Five questions about care and resistance: Mika Sperling

How would you define care in your practice?

For I Have Done Nothing Wrong, prevention was definitely a topic for me. I discussed this with my husband: how do we prevent abuse from happening again ? How can we prevent having a blind spot? You think you’re doing everything, but then there is this blindspot, this one person you trust… So I thought, “it’s not all about control, you can’t always mistrust everybody”. I don’t want to live a life like this. But what I can do is to make an environment where my daughter trusts me, where she can tell me everything that doesn’t feel good. So that she won’t be afraid of making me sad. In a way, it sounds ridiculous, but this is exactly what happens: the children also protect us.
I feel like by doing I Have Done Nothing Wrong, I saved myself. I almost became like another person that offered a third perspective: I didn’t do this, someone else did this. I felt loved so much. I never knew what self-love is. Where is this love coming from? Yes, it’s coming from the people that see my art as well, but initially, it’s coming from myself. That is incredible. If I would’ve known how powerful this love is, I would’ve started much earlier doing the things that are good for me.

How would you define resistance in the context of your practice?

Considering I Have Done Nothing Wrong, I resist the urge to please my mother. She wasn’t pleased that I was publishing this, she was ashamed of being a bad person in this story - because she didn’t notice. So she is not portrayed in a good light. This makes me angry in a way -not at her specifically, but again the adult wants the story to be about them. But really, the story is about me and the abuser, it’s our story. It makes me angry that she’s sad about it. I resist to please her, because I feel by pleasing her, I’m dismissing myself again.

Do you see an intersection between gestures of care and gestures of resistance in your practice?

I just want to live a happy life. By confronting the transgenerational trauma, I feel we’re healing, as a family. I’m healing. There is just so much, I keep digging and there’s more and more and it’s never-ending. For example, there is a lot of shame in my family about lying: it’s the worst thing you can do, to lie. But don’t you want to know why people lie? Why do we sometimes feel forced to lie? So I’m interested in exploring that. I want to tidy up, to clean this whole mess. I want to become a better parent, a better mother, so I focus on all of this. My oldest daughter is now capable of lying, so when she lies, I’m just showing curiosity. I try not to judge her for it.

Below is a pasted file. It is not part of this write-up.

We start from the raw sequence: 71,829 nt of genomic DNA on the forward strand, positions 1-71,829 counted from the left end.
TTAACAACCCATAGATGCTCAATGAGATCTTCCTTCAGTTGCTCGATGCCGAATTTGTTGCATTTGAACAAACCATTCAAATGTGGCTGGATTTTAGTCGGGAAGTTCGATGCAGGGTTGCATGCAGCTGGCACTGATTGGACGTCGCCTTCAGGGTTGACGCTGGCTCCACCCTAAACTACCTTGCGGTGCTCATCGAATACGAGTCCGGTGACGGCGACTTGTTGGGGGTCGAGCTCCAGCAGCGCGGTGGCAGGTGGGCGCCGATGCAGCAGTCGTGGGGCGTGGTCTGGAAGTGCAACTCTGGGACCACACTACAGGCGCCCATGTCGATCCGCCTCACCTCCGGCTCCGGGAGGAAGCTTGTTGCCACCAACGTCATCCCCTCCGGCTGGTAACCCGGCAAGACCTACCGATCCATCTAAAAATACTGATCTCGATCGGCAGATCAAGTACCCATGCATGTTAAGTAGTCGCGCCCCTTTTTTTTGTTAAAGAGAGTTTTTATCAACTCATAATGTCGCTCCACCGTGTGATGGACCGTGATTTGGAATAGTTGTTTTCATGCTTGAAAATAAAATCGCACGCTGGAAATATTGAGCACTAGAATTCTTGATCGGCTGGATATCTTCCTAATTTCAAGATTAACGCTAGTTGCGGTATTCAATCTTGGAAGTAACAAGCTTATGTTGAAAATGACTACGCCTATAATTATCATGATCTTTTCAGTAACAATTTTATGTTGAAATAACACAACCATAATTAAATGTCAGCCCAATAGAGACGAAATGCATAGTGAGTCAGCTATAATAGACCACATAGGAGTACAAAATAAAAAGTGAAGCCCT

So when I think of care and resisting together, I think of resisting the old path. It is so much work to constantly reflect, but I do this almost on a daily basis. I’m sure a lot of parents can relate. You always want to make sure that you’re not blindly following a path. I constantly reflect to make sure I’m not destroying my child’s childhood. But this is exhausting at the same time. My daily life, my family life, is the source of my practice, and can be the start of a new project.

What is the role and power of images in your process?

I don’t always know what I want to say with my images, they just happen. I take them, and then later I look at them again, and then eventually my thoughts arrive at a certain point where it’s all there. The meaning of an image becomes clear, and I can give it a title.

So if you take for example Afraid To Fail You. In this picture of my daughter, she is sleeping and very vulnerable at that moment. And I see how thin her eyelids are, I see how blue the little veins underneath are, she has a little scratch on her forehead and all I can think is: “I’m afraid to fail you”. My images have little stories to them. Sometimes it takes a while looking at an image until I realize what it meant.This doesn’t happen overnight, I just go out and take the pictures, and see what they tell me.

Afraid to fail you, 660m away

Is resisting images through images possible?

I mean, the nightmares have stopped… I had this curve where things got worse during the project. I started and then it got a lot worse. There were these images popping up that never really happened, combined with documentaries that I watched - the ones about Michael Jackson and Woody Allen, the books I read by Vanessa Springora and Camille Kouchner... This all got mixed up in my head, creating these nightmares. So I thought that I made it worse. I think it was probably not so good for me to watch all of these in one month.
However, I wanted to meet my allies, and I realized we have so much in common. I felt what they were saying in these documentaries is so true to me. So I made it worse before it would get better.
When others are looking at the images I share, and telling me what they think, this is liberating to me. It gives the idea that I can take someone on a walk with me. I did this project all by myself, and no one knew except my husband. And now, people know my story, and they’re with me, I’m not alone. So I think the sharing part is the most healing too.

︎ Visit Mika’s website:

With you, 55m away